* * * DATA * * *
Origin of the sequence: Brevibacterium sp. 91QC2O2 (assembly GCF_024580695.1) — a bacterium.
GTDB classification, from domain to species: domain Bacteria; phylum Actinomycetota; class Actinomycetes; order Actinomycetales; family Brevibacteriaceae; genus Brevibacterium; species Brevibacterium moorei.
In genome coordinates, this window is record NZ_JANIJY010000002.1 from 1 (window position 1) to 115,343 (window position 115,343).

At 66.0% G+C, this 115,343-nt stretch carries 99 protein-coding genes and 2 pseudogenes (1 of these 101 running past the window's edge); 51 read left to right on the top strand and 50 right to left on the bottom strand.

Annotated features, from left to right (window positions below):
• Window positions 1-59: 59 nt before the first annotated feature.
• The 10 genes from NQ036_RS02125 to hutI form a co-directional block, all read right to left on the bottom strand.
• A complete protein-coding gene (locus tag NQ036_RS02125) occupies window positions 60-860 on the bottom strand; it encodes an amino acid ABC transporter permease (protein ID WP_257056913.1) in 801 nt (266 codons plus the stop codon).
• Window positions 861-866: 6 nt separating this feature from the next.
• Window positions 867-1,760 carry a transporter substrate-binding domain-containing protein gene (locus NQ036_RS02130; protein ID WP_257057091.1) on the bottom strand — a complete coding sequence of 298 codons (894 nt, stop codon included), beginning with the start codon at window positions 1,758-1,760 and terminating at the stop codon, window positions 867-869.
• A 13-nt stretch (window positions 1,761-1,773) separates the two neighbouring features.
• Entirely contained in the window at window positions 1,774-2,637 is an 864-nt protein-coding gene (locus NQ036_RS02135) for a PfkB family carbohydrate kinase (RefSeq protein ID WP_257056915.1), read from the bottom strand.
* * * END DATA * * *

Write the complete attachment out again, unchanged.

Origin of the sequence: Brevibacterium sp. 91QC2O2 (assembly GCF_024580695.1) — a bacterium.
GTDB classification, from domain to species: domain Bacteria; phylum Actinomycetota; class Actinomycetes; order Actinomycetales; family Brevibacteriaceae; genus Brevibacterium; species Brevibacterium moorei.
In genome coordinates, this window is record NZ_JANIJY010000002.1 from 1 (window position 1) to 115,343 (window position 115,343).

At 66.0% G+C, this 115,343-nt stretch carries 99 protein-coding genes and 2 pseudogenes (1 of these 101 running past the window's edge); 51 read left to right on the top strand and 50 right to left on the bottom strand.

Annotated features, from left to right (window positions below):
• Window positions 1-59: 59 nt before the first annotated feature.
• The 10 genes from NQ036_RS02125 to hutI form a co-directional block, all read right to left on the bottom strand.
• A complete protein-coding gene (locus tag NQ036_RS02125) occupies window positions 60-860 on the bottom strand; it encodes an amino acid ABC transporter permease (protein ID WP_257056913.1) in 801 nt (266 codons plus the stop codon).
• Window positions 861-866: 6 nt separating this feature from the next.
• Window positions 867-1,760 carry a transporter substrate-binding domain-containing protein gene (locus NQ036_RS02130; protein ID WP_257057091.1) on the bottom strand — a complete coding sequence of 298 codons (894 nt, stop codon included), beginning with the start codon at window positions 1,758-1,760 and terminating at the stop codon, window positions 867-869.
• A 13-nt stretch (window positions 1,761-1,773) separates the two neighbouring features.
• Entirely contained in the window at window positions 1,774-2,637 is an 864-nt protein-coding gene (locus NQ036_RS02135) for a PfkB family carbohydrate kinase (RefSeq protein ID WP_257056915.1), read from the bottom strand.